The Corona Virus (COVID-19) has shown the value of working remotely, but there has been a trend towards home office and flexible working arrangements for a while now. Being able to work from home can be priceless. Many freelancers and self-employed workers, as well as teachers, do a lot of their work in the place they live. It is not uncommon to share this space, often with a feline companion. This article serves as a guide for successful co-working with your cat!
Working from home with your cat
© nenetus / stock.adobe.com
Should your cat be allowed on the desk?
The answer to this question might surprise you a little, but in almost all cases, cat owners prefer the company of their pet when working from home. This is because they have a calming presence and can take away some of the stress encountered in the working day. A little less space on your desk and the occasional hair on your keyboard are a small price to pay. However, if you are certain that you don’t want your cat on the desk while you work, you must enforce this from the very start, making no exceptions. A good option is to set up a cosy spot for your cat nearby, and counter any advances on the desk by gently but firmly placing your cat back on the floor.
Where should your cat sleep on the desk?
While you work, your cat snoozes. A blissful domestic scene, both relaxing and inspiring. This is best achieved when your cat has a dedicated sleeping spot. Most cats have a favourite place to rest, usually in their owner’s lap or on their shoulder. As flattering and enjoyable as this bond can be, even the most loving owner must admit that after a while this can become rather impractical. This is why giving your cat its own bed on the desk is a good idea. If you have a large desk at home, you can simply put a snuggly bed on top to keep your cat close by without interrupting your workflow. You can move freely and give your cat head scratches every now and then. The occasional paw on your keyboard is just an “occupational hazard”.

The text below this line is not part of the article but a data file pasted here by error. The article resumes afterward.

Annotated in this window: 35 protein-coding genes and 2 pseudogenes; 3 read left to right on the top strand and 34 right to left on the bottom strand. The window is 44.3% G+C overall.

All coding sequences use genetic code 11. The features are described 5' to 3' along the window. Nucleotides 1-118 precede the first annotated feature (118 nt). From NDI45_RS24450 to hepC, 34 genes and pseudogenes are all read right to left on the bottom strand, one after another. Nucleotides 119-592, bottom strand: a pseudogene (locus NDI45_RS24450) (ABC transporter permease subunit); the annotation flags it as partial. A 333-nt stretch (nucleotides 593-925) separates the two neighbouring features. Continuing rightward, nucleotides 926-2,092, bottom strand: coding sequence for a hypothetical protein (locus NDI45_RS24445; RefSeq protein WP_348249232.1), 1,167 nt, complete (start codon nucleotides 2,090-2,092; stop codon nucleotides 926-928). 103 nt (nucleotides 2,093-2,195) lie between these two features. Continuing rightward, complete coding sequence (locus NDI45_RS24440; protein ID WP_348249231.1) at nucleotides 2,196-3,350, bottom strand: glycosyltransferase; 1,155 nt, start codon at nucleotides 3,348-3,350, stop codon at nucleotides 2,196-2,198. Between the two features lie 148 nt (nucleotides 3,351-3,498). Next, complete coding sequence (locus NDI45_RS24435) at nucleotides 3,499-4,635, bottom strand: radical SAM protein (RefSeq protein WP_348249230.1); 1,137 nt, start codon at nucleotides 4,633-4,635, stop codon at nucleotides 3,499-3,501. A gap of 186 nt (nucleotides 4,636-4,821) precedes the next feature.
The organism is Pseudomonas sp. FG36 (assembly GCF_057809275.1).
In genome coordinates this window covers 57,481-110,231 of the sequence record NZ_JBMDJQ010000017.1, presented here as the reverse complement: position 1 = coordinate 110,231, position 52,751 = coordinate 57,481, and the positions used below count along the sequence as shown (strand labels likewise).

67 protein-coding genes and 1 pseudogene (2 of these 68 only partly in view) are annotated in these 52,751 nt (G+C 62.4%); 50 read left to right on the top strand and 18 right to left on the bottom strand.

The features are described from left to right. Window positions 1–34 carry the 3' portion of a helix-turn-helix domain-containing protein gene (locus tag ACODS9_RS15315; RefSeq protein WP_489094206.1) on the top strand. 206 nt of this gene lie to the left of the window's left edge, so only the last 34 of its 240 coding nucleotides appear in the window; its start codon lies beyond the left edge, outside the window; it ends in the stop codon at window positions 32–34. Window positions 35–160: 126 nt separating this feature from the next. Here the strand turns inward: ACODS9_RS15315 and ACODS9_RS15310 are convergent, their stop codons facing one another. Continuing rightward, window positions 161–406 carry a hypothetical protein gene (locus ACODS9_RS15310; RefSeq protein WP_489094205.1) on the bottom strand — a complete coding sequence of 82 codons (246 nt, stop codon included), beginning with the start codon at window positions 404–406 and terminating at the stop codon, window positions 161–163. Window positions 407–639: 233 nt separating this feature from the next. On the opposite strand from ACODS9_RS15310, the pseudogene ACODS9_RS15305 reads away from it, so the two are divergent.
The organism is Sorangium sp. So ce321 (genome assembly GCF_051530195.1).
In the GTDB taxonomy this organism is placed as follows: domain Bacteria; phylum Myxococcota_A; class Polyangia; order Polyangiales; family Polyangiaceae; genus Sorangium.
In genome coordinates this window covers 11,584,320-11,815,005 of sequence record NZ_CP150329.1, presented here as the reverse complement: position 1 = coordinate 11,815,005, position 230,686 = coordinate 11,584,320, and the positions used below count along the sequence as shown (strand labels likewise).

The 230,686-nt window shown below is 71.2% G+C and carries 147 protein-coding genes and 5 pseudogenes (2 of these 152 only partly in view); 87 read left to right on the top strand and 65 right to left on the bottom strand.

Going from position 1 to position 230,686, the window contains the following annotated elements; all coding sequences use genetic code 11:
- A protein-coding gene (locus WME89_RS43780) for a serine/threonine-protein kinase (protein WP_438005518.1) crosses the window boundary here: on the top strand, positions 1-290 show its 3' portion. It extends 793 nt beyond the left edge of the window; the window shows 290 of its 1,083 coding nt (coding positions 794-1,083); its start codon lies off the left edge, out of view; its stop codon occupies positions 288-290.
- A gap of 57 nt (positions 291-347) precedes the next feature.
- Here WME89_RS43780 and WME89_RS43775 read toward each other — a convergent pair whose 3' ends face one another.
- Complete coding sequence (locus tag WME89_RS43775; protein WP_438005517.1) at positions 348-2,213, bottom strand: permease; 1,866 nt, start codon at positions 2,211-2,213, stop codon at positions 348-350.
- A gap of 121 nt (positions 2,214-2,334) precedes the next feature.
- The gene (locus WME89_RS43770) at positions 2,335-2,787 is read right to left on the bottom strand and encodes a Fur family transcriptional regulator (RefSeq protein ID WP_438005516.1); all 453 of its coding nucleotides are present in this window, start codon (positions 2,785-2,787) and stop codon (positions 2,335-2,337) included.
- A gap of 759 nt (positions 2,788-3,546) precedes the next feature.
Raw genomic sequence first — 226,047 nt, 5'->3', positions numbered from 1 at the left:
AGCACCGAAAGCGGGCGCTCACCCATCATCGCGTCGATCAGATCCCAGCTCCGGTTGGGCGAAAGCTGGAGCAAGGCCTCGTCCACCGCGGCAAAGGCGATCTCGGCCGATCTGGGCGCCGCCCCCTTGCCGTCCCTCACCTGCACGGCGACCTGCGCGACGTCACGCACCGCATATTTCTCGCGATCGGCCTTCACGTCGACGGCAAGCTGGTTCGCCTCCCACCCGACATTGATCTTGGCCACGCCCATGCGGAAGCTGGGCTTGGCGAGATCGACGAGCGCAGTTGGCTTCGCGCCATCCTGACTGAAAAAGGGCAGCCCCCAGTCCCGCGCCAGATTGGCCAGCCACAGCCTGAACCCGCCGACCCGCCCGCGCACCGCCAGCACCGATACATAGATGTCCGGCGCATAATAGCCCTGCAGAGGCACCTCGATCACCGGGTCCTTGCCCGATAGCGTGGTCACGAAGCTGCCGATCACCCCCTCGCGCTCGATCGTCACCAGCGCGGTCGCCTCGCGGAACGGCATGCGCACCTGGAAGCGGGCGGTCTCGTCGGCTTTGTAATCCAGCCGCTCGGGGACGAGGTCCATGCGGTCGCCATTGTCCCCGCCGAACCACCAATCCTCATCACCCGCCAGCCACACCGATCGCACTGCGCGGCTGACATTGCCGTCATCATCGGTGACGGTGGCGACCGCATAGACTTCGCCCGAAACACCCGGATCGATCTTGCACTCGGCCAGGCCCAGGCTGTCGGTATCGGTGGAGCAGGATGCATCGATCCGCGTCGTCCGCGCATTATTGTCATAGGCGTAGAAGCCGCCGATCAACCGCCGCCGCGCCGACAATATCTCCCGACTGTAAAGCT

Creative breaks with your cat
After a long stint filling out charts or a particularly challenging phone call, you often need a quick break. Your cat is the perfect co-worker for a spot of relaxation. Grab its favourite toy or a scrunched-up piece of paper and take your mind off work by watching your cat enjoy one of life’s simple pleasures. This will further strengthen your bond with your pet, keep your cat fit, and allow you to return to your work feeling refreshed and recharged.
Playtime in the home office
An important thing to keep in mind when it comes to playtime is that you must be the one who initiates it. Cats are naturally playful, but if you make it clear that you’re in charge of when the toy comes out, your cat won’t develop the habit of nagging you to play. This is very useful when you are working under time pressure and need to focus on the task at hand. If you have an indoor cat, however, you should make sure to give it regular playtime and cuddle sessions.
If you only have one cat, it will quickly get bored on its own indoors. Keeping two cats is a blessing in this scenario, as it allows them to play with each other and reduces the pressure on you. This leaves you free to keep working as you need. If you have a secure outside space, you can politely let them out when you need to get your head down and complete a task quickly.